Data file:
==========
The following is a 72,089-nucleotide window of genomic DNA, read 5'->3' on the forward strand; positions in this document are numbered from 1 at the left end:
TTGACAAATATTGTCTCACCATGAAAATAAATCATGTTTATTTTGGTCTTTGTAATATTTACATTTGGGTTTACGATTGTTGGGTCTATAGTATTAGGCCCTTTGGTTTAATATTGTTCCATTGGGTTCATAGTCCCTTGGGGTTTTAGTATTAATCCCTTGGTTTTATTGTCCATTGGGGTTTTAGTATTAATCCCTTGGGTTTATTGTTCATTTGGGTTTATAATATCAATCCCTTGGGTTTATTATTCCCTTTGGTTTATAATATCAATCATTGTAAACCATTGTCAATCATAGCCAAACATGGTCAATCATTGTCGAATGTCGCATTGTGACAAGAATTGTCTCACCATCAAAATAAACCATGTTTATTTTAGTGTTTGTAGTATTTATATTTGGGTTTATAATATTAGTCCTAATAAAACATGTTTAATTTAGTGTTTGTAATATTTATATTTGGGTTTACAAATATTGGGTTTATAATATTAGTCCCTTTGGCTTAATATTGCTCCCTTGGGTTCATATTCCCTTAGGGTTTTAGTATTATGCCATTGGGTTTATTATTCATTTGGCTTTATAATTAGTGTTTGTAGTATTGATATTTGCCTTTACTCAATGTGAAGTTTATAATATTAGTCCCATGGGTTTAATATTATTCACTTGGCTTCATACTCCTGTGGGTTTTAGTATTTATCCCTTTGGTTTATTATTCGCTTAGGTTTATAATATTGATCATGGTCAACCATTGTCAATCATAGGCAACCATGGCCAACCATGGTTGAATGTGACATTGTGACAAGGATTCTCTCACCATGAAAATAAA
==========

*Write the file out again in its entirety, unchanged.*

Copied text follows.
The following is a 72,089-nucleotide window of genomic DNA, read 5'->3' on the forward strand; positions in this document are numbered from 1 at the left end:
TTGACAAATATTGTCTCACCATGAAAATAAATCATGTTTATTTTGGTCTTTGTAATATTTACATTTGGGTTTACGATTGTTGGGTCTATAGTATTAGGCCCTTTGGTTTAATATTGTTCCATTGGGTTCATAGTCCCTTGGGGTTTTAGTATTAATCCCTTGGTTTTATTGTCCATTGGGGTTTTAGTATTAATCCCTTGGGTTTATTGTTCATTTGGGTTTATAATATCAATCCCTTGGGTTTATTATTCCCTTTGGTTTATAATATCAATCATTGTAAACCATTGTCAATCATAGCCAAACATGGTCAATCATTGTCGAATGTCGCATTGTGACAAGAATTGTCTCACCATCAAAATAAACCATGTTTATTTTAGTGTTTGTAGTATTTATATTTGGGTTTATAATATTAGTCCTAATAAAACATGTTTAATTTAGTGTTTGTAATATTTATATTTGGGTTTACAAATATTGGGTTTATAATATTAGTCCCTTTGGCTTAATATTGCTCCCTTGGGTTCATATTCCCTTAGGGTTTTAGTATTATGCCATTGGGTTTATTATTCATTTGGCTTTATAATTAGTGTTTGTAGTATTGATATTTGCCTTTACTCAATGTGAAGTTTATAATATTAGTCCCATGGGTTTAATATTATTCACTTGGCTTCATACTCCTGTGGGTTTTAGTATTTATCCCTTTGGTTTATTATTCGCTTAGGTTTATAATATTGATCATGGTCAACCATTGTCAATCATAGGCAACCATGGCCAACCATGGTTGAATGTGACATTGTGACAAGGATTCTCTCACCATGAAAATAAA